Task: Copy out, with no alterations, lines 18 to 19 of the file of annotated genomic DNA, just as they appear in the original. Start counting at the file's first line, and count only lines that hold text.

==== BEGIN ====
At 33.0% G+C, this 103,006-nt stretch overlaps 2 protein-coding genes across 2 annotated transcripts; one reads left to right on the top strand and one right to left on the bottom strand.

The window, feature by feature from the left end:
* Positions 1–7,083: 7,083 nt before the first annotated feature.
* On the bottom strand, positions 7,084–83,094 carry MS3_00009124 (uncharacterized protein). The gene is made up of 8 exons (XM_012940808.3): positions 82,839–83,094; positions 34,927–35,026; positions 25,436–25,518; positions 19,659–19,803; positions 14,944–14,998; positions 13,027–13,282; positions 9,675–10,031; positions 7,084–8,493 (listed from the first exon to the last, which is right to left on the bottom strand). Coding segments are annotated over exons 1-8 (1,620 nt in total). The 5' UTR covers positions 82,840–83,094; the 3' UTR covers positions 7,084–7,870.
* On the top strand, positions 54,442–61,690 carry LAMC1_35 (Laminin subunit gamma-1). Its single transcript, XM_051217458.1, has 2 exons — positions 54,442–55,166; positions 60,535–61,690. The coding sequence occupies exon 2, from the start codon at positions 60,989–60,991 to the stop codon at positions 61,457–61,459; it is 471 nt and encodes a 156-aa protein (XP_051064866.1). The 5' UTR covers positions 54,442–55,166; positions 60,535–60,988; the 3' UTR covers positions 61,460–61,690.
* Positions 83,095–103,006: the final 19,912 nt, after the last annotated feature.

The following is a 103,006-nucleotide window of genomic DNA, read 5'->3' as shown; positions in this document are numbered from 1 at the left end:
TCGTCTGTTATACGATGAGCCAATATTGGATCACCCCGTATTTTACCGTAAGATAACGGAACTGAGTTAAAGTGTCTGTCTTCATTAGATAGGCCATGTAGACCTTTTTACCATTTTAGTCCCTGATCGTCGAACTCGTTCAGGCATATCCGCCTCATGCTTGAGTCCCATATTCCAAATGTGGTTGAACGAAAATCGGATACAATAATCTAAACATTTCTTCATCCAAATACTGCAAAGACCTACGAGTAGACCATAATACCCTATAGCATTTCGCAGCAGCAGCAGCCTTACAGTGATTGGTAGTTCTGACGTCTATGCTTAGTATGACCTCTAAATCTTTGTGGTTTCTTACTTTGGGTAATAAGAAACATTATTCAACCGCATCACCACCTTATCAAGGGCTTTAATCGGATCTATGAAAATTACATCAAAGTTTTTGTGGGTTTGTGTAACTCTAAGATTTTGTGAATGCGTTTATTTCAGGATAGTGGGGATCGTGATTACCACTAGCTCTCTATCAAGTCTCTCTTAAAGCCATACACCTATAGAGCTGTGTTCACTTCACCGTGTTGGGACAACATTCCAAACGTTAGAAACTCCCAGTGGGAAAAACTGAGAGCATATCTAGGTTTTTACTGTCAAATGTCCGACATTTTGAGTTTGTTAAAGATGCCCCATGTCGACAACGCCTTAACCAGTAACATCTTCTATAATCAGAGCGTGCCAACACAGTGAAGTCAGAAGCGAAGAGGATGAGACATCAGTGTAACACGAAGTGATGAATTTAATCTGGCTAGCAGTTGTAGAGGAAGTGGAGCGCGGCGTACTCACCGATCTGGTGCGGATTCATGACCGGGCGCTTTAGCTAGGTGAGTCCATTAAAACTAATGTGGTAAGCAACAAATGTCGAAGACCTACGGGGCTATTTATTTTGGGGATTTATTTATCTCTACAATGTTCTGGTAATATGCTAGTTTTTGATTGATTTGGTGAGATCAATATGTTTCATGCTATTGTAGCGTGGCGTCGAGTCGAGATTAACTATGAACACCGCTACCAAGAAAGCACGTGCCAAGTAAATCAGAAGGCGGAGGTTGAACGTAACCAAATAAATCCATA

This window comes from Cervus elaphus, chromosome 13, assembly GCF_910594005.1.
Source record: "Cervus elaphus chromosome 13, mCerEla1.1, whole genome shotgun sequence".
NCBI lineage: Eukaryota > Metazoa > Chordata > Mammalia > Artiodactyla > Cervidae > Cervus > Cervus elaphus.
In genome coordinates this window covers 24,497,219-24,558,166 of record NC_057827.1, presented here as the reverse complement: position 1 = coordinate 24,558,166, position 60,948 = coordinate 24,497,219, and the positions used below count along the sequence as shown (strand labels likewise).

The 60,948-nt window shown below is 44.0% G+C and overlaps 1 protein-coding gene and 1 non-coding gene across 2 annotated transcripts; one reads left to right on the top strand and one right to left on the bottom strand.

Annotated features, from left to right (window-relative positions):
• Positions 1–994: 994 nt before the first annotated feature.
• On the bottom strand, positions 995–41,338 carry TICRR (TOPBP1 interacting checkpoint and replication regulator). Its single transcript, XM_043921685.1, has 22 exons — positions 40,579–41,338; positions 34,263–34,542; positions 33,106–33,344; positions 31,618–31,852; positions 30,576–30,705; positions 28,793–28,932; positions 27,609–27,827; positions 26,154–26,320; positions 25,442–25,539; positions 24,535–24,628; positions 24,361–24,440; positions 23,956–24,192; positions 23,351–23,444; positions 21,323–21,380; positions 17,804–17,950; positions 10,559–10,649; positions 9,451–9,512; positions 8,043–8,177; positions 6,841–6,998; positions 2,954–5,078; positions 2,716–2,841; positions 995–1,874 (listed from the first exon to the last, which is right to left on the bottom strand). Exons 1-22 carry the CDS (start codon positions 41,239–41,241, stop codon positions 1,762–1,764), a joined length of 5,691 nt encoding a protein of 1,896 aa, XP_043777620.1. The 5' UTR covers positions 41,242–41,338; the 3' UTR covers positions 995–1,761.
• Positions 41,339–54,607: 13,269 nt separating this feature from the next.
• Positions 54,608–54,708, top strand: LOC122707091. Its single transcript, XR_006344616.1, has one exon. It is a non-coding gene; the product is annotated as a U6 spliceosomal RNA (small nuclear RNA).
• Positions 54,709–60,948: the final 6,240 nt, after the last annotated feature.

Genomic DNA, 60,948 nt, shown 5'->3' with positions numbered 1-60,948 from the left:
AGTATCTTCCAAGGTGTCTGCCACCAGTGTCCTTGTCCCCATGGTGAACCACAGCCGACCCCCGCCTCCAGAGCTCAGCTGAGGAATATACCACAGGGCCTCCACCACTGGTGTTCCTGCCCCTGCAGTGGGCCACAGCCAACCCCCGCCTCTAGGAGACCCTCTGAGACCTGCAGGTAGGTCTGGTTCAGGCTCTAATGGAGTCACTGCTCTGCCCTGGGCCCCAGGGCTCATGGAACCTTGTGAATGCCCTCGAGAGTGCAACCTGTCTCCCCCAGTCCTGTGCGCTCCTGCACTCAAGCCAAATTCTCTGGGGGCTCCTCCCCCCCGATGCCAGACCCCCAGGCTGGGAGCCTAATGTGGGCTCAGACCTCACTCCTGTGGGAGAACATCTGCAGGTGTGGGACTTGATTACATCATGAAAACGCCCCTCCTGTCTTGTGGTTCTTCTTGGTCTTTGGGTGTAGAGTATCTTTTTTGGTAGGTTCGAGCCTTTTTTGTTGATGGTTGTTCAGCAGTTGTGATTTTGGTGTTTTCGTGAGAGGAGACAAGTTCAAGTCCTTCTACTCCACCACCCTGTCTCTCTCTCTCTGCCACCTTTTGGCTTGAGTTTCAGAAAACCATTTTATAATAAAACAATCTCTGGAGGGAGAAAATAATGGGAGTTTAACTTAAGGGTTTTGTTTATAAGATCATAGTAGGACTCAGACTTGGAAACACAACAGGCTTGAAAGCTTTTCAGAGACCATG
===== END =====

• Positions 54,608–54,708, top strand: LOC122707091. Its single transcript, XR_006344616.1, has one exon. It is a non-coding gene; the product is annotated as a U6 spliceosomal RNA (small nuclear RNA).
• Positions 54,709–60,948: the final 6,240 nt, after the last annotated feature.